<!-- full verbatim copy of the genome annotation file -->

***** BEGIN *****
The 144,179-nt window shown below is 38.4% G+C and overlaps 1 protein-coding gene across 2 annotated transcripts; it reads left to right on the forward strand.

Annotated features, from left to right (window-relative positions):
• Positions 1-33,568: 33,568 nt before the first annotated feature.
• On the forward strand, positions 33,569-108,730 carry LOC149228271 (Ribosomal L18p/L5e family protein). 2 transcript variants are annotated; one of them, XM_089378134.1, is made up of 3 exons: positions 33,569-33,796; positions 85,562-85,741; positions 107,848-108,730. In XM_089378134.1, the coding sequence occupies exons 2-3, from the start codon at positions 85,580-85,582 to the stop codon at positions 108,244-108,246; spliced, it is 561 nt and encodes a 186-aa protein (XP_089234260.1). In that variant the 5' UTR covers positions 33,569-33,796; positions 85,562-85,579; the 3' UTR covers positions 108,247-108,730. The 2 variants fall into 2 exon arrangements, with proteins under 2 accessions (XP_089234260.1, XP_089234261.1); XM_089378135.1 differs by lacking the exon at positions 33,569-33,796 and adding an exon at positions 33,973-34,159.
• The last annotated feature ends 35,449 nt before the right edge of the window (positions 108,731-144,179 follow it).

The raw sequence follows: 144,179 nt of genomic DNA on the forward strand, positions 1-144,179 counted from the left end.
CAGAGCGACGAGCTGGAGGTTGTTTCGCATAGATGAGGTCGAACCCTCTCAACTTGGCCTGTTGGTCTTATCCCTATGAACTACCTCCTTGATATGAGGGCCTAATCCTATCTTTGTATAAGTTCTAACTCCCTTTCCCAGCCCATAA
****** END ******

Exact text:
The 144,179-nt window shown below is 38.4% G+C and overlaps 1 protein-coding gene across 2 annotated transcripts; it reads left to right on the forward strand.

Annotated features, from left to right (window-relative positions):
• Positions 1-33,568: 33,568 nt before the first annotated feature.
• On the forward strand, positions 33,569-108,730 carry LOC149228271 (Ribosomal L18p/L5e family protein). 2 transcript variants are annotated; one of them, XM_089378134.1, is made up of 3 exons: positions 33,569-33,796; positions 85,562-85,741; positions 107,848-108,730. In XM_089378134.1, the coding sequence occupies exons 2-3, from the start codon at positions 85,580-85,582 to the stop codon at positions 108,244-108,246; spliced, it is 561 nt and encodes a 186-aa protein (XP_089234260.1). In that variant the 5' UTR covers positions 33,569-33,796; positions 85,562-85,579; the 3' UTR covers positions 108,247-108,730. The 2 variants fall into 2 exon arrangements, with proteins under 2 accessions (XP_089234260.1, XP_089234261.1); XM_089378135.1 differs by lacking the exon at positions 33,569-33,796 and adding an exon at positions 33,973-34,159.
• The last annotated feature ends 35,449 nt before the right edge of the window (positions 108,731-144,179 follow it).

The raw sequence follows: 144,179 nt of genomic DNA on the forward strand, positions 1-144,179 counted from the left end.
CAGAGCGACGAGCTGGAGGTTGTTTCGCATAGATGAGGTCGAACCCTCTCAACTTGGCCTGTTGGTCTTATCCCTATGAACTACCTCCTTGATATGAGGGCCTAATCCTATCTTTGTATAAGTTCTAACTCCCTTTCCCAGCCCATAA